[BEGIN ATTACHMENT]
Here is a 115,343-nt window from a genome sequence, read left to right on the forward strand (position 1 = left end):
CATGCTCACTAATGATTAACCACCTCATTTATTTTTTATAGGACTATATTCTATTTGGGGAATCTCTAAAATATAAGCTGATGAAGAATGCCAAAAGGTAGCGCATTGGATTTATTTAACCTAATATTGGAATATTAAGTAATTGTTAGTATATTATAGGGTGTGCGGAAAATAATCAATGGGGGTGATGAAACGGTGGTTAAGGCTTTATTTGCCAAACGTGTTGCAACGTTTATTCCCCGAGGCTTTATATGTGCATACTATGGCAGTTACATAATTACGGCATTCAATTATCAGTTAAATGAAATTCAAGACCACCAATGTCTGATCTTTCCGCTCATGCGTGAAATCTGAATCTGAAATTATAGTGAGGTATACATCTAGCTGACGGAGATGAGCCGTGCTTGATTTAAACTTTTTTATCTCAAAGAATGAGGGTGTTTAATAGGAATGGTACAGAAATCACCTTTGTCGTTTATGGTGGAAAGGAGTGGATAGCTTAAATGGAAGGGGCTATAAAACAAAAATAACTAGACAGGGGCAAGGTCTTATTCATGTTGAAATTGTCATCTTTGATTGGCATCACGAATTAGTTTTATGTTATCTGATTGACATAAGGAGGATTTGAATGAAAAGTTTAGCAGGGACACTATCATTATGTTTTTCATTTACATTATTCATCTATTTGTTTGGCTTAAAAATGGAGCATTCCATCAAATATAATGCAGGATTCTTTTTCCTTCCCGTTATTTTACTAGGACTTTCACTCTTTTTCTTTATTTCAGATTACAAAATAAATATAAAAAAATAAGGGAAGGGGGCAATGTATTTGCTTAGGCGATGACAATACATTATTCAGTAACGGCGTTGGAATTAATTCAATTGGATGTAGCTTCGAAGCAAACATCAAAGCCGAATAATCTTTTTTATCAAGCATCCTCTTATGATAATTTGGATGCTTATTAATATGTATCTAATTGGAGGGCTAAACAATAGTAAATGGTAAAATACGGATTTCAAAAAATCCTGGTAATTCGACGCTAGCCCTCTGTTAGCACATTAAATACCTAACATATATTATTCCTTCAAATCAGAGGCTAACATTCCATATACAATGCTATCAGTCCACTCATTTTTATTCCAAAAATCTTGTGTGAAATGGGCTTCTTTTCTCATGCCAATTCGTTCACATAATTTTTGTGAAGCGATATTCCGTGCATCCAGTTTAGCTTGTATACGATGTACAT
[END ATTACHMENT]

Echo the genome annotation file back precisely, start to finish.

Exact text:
Here is a 115,343-nt window from a genome sequence, read left to right on the forward strand (position 1 = left end):
CATGCTCACTAATGATTAACCACCTCATTTATTTTTTATAGGACTATATTCTATTTGGGGAATCTCTAAAATATAAGCTGATGAAGAATGCCAAAAGGTAGCGCATTGGATTTATTTAACCTAATATTGGAATATTAAGTAATTGTTAGTATATTATAGGGTGTGCGGAAAATAATCAATGGGGGTGATGAAACGGTGGTTAAGGCTTTATTTGCCAAACGTGTTGCAACGTTTATTCCCCGAGGCTTTATATGTGCATACTATGGCAGTTACATAATTACGGCATTCAATTATCAGTTAAATGAAATTCAAGACCACCAATGTCTGATCTTTCCGCTCATGCGTGAAATCTGAATCTGAAATTATAGTGAGGTATACATCTAGCTGACGGAGATGAGCCGTGCTTGATTTAAACTTTTTTATCTCAAAGAATGAGGGTGTTTAATAGGAATGGTACAGAAATCACCTTTGTCGTTTATGGTGGAAAGGAGTGGATAGCTTAAATGGAAGGGGCTATAAAACAAAAATAACTAGACAGGGGCAAGGTCTTATTCATGTTGAAATTGTCATCTTTGATTGGCATCACGAATTAGTTTTATGTTATCTGATTGACATAAGGAGGATTTGAATGAAAAGTTTAGCAGGGACACTATCATTATGTTTTTCATTTACATTATTCATCTATTTGTTTGGCTTAAAAATGGAGCATTCCATCAAATATAATGCAGGATTCTTTTTCCTTCCCGTTATTTTACTAGGACTTTCACTCTTTTTCTTTATTTCAGATTACAAAATAAATATAAAAAAATAAGGGAAGGGGGCAATGTATTTGCTTAGGCGATGACAATACATTATTCAGTAACGGCGTTGGAATTAATTCAATTGGATGTAGCTTCGAAGCAAACATCAAAGCCGAATAATCTTTTTTATCAAGCATCCTCTTATGATAATTTGGATGCTTATTAATATGTATCTAATTGGAGGGCTAAACAATAGTAAATGGTAAAATACGGATTTCAAAAAATCCTGGTAATTCGACGCTAGCCCTCTGTTAGCACATTAAATACCTAACATATATTATTCCTTCAAATCAGAGGCTAACATTCCATATACAATGCTATCAGTCCACTCATTTTTATTCCAAAAATCTTGTGTGAAATGGGCTTCTTTTCTCATGCCAATTCGTTCACATAATTTTTGTGAAGCGATATTCCGTGCATCCAGTTTAGCTTGTATACGATGTACAT